Thanks for the feed-back - I was getting slowly convinced that finding a phone pre-amp with USB was going to be necessary - all the USB turntables I saw seemed to threaten to trash my platters.
In its day Shure was fine then came moving coil and moved the goal posts, I went through that and its still a very strong sound, They say vinyl sales are now higher than in the so called peak. But that being said CD can sound good, and vinyl if you spend a load of time and money is unbeatable so much involvement between sound and the listener.
ITS very very personal what you choose I play CDs Vinyl and Flac from hardrive they all have their advantage/disadvantage, but CD can sound hard and bright in the mid-range and top end, Vinyl can sound to warm in some systems but bass is in a league of its own, its horses for courses at the end of the day.
On a side note Audicity is the nearest thing to COOL EDIT 2000 that was the pro choice for audio editing before Adobe totally destroyed it with their greed it was also featured in a Westlife video
I spent some time selecting the Shure - and I was A-B testing it against moving coil alternatives. I couldn’t find an MC that sounded better (regardless of price) at the time - even on some seriously high end equipment. Thus my comment about ‘mouse ears’! The Shure had a gimmick as well (if you look it up) - hydraulically damped ‘pre-brush’ that served 2 purposes, minor clean up if I missed anything, and a form of suspension (in the car sense) for riding minor warps while minimizing effects.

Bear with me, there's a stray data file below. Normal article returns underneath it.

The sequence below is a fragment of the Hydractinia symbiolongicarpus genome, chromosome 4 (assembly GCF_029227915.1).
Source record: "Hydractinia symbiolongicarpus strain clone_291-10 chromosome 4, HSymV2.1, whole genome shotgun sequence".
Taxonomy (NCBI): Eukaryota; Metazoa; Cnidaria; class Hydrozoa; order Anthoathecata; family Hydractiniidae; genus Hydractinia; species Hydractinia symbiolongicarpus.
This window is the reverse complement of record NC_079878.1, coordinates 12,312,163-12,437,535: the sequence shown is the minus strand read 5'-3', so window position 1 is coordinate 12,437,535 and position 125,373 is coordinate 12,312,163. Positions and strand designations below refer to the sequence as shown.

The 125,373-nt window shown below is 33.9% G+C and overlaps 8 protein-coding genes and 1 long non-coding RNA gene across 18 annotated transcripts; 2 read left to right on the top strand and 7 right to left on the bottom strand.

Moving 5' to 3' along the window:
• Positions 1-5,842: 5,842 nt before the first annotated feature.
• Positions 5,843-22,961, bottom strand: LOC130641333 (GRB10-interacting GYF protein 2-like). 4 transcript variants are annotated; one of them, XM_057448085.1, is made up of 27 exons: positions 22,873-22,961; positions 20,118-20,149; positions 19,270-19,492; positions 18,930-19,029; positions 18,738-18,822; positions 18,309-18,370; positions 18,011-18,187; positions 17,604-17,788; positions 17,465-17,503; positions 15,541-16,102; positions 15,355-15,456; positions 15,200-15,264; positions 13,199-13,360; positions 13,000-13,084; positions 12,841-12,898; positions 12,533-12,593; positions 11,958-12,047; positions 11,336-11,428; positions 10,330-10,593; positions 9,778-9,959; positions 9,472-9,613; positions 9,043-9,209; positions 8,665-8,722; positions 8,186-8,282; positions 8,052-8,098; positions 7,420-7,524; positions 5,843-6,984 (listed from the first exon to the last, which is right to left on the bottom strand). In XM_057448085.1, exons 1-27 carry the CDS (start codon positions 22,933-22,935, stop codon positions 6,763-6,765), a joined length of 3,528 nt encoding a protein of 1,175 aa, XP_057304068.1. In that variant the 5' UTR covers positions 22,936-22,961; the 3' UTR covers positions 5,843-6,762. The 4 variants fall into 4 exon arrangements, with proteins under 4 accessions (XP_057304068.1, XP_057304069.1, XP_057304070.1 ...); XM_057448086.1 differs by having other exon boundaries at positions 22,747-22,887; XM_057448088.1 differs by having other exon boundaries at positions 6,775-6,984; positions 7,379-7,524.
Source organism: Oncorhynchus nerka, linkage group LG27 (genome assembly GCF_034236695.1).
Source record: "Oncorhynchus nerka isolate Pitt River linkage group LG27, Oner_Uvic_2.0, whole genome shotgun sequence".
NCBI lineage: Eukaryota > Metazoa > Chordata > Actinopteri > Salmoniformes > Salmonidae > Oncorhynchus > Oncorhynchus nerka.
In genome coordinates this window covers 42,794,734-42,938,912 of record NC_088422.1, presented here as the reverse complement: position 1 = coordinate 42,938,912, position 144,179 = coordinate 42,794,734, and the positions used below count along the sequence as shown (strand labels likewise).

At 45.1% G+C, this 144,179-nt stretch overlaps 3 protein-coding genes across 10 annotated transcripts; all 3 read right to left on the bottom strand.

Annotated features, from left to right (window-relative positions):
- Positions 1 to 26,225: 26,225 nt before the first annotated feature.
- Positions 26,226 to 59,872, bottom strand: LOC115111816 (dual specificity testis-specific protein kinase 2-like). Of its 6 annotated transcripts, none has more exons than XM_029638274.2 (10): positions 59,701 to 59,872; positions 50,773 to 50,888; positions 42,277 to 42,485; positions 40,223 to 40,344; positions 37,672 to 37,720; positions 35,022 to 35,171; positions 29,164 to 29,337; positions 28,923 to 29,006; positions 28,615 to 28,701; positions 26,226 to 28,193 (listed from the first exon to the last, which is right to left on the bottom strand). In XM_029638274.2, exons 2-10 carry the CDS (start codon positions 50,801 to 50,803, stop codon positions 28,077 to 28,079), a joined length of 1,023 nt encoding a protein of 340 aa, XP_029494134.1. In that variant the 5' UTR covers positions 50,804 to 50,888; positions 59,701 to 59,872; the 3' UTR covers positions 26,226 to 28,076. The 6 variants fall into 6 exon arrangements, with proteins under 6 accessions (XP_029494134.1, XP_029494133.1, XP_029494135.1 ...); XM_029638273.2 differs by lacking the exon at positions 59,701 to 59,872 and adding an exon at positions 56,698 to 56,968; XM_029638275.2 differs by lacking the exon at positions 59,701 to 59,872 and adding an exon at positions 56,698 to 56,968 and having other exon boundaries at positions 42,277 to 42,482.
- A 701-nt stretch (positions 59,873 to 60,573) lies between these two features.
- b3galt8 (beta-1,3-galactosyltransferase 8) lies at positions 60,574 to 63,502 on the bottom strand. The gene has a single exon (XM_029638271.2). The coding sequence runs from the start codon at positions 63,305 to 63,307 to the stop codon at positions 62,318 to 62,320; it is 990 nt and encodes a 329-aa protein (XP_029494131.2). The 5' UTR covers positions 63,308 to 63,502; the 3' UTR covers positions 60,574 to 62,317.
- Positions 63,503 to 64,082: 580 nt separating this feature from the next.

When I couldn’t notice any advantage beyond what the Shure provided (even on Direct-to-Disc items like Dave Grusin and Thelma Houston, as well as test records) I went for it, to feed my KEF 105s - which were selected on the same basis - I couldn’t find anything even remotely affordable that was superior.
Nowadays, of course, age has stolen some of the higher frequencies, but I still appreciate tight and snappy bass - and FLAC seems to be the best I can manage to find at providing it.
I am just going to have to try to resuscitate my Denon DP-2000 if I can, and go with Audacity. It still performs well on most counts, but the electronic controls need a good clean! If the Shure can’t still cut it, at least I have the tonearm to use an MC (or an Ortofon M2 Black?) if I need it…
I’m lucky my hearing is still not bad, But yes The Shure was a good performer and still is. The Denon is a fine DD, but I was a Lin Sondek user stil got it in fact its the DIY of record deck still getting regular upgrades keeping to its slogan “Garbage in Garbage Out” meaning other decks are lacking, Still not showing its age 47 years on with upgrades.
You merely connect your turntable to this device and then you connect this device to your computer. (You would be disconnecting your turntable from your preamp. You would then hear the sound through the computer.)